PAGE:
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The Story of Keoni
Keoni is a Hawaiian humpback whale named by Pacific Whale Foundation supporters, Desiree and Stephan Blaeuer-Degen from Switzerland in memory of their father/father-in-law, John. Keoni is the Hawaiian name for John.
John was very fortunate and lucky to get to know the world. His biggest adventures were experienced on Maui where he first glimpsed a humpback whale. It changed the meaning of his life! The gentle, elegant, and wonderful whales impressed him so much that he returned regularly from Switzerland to Maui to see “his” whales.
In memory of John, Desiree and Stephan named this humpback whale Keoni and want to leave us with this quote from the mathematician Frank Clark, “The most important thing that parents can teach their children is how to get along without them.”
What a touching quote especially when one reflects upon the lifestyle of humpback whales.
Humpback whales are solitary animals by nature and the most common pod, or group, size is two animals. This represents the mother-calf pair. After a gestation period of almost a year, humpback whales give birth in their winter mating grounds. The moms will then nurse their newborn calf for almost a year and guide them on their first migration to their feeding grounds and back to the mating grounds. For Keoni, this migration is between Hawaii (mating grounds) and Alaska (feeding grounds).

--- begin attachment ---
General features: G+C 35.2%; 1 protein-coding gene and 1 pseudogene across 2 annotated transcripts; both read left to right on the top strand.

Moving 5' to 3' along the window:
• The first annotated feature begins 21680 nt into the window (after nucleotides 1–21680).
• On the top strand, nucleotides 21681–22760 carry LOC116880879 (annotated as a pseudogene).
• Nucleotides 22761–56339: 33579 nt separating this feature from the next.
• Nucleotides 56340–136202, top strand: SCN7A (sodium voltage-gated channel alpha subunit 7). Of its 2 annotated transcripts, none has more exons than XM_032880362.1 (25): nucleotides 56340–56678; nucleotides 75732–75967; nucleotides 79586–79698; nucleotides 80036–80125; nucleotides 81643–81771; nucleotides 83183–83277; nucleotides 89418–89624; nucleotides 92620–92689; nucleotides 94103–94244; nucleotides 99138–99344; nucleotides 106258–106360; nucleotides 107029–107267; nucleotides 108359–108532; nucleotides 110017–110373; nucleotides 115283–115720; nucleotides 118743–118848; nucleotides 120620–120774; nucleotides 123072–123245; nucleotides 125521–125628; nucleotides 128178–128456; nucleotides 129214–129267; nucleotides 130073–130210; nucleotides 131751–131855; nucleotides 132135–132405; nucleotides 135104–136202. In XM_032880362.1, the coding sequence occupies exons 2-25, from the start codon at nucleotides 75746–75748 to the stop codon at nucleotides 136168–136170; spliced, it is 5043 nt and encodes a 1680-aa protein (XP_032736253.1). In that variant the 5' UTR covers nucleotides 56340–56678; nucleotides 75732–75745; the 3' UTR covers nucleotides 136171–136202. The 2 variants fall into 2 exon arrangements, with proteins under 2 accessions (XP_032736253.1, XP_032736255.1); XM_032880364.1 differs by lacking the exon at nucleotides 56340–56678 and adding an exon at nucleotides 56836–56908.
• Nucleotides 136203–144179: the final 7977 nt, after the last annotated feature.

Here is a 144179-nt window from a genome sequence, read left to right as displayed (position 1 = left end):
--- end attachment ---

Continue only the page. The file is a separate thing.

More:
After that first migration, the yearling (year old calf) is on its own and has learned all it can from its mother. The humpback whale father, unlike John, has no direct impact on the development and nurturing of his young.
It is quite difficult to ascertain the sex of humpback whales from visual observations unless you get a good luck on their ventral (belly) side and observe the hemispherical lobe present on females, see the mother-calf pair, or observe other behaviors that serve as clues. From the sightings of Keoni, this animal was seen in a competition pod with four other animals. It stands to reason that Keoni is a male and was competing for a female to mate with. Only time will tell.
Keoni was seen on January 8, 2013 off the coast of Maui. Our researchers will keep us informed of future sightings of Keoni.
We thank Desiree and Stephan Blaeuer-Degen for the generous donation to name Keoni in memory of their father/father-in-law John. Through adopting Keoni, you have also made a generous donation to support the ongoing research studies by Pacific Whale Foundation. We hope you enjoyed learning about your whale.